But nature is unpredictable and can’t be controlled by man. And our filmmakers were so preoccupied with whether or not they could make a sequel that they didn’t ask, ahhh. . . if they should.

It sounds like I’m being harsh to this film. Perhaps I am. But basically this is on the level of a Fast and Furious movie. It’s fun and it’s sugary. But it’s not substantive nor near as interesting as previous installments. It does, however, look great. But so do Fast and Furious movies. In fact, director J. A. Bayona (who previously did great work on A Monster Calls and The Orphanage) has a lot in common with Fast and Furious mainstay Justin Lin. They’re both strong directors with great visual style who know how to balance action and comedy, but most importantly know how to keep a franchise movie moving– as long as it’s in the direction of more! more! more! and to put lots of butts in seats buying giant tubs of popcorn. There are much worse things in this world.

But the end of the film also replays some of Ian Malcolm’s words from the beginning, as though he’s Shakespeare at the end of The Tempest: “O brave new world, That has such [dinosaurs] in it!” But perhaps when embarking on the next (super obligatory) sequel (because this film is destined to make T-Rex sized mountains of cash), they should ask themselves, “Should we?” And unless their ideas exceed recycling the greatest hits of the franchise before, maybe they should wait.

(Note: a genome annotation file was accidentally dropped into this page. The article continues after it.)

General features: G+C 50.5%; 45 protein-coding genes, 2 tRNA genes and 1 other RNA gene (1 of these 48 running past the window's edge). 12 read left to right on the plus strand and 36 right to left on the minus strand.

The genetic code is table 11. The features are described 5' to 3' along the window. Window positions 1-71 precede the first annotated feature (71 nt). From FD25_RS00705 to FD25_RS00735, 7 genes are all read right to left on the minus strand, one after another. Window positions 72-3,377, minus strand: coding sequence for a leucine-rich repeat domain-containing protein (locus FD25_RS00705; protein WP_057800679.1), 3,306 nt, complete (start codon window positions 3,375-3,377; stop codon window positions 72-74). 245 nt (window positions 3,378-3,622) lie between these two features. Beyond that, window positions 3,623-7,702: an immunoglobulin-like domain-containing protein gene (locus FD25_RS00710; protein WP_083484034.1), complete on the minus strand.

Regardless, if you can leave any cynicism or expectations behind at the concession stand, you’ll likely be smiling most of this movie. It is a lot of fun. The bowl of pure sugar. The 90’s band concert. There are much worse things. And a little escapism with dinosaurs isn’t so bad. But compared to some of the sheer genius we’ve seen the last 4 months in movie theaters, this doesn’t quite measure up.

3 out of 5 stars

Movie Review: Tag

tag posterIt’s rare for a movie with so simple a premise to be not only uproariously funny but also heartfelt. The based-on-a-true-story of childhood friends who have been playing the same game of tag for 30 years is one of the funniest comedies of the year and pushes the boundaries of good taste in numerous ways.

One key theme here is these middle aged dudes all play a child’s game to try to stay young. This captures that fun and sense of play. It also captures that perfect sense of what it was to be young and have absolutely no filter– an 11-13 year old boy has probably the foulest mouth and mind on the planet, and most of these guys never completely grew up from that. It also features a great throwback soundtrack featuring hip hop and hard rock tracks from the 80’s and 90’s, giving the film a specific sense of nostalgia. Also, stick around during the credits to see/hear the cast sing a rendition of the Crash Test Dummies “Mmm Mmm Mmm Mmm.” See? Specific. We’re ready to party like it’s 1994, around which time our team of dummies ostensibly would have graduated from high school.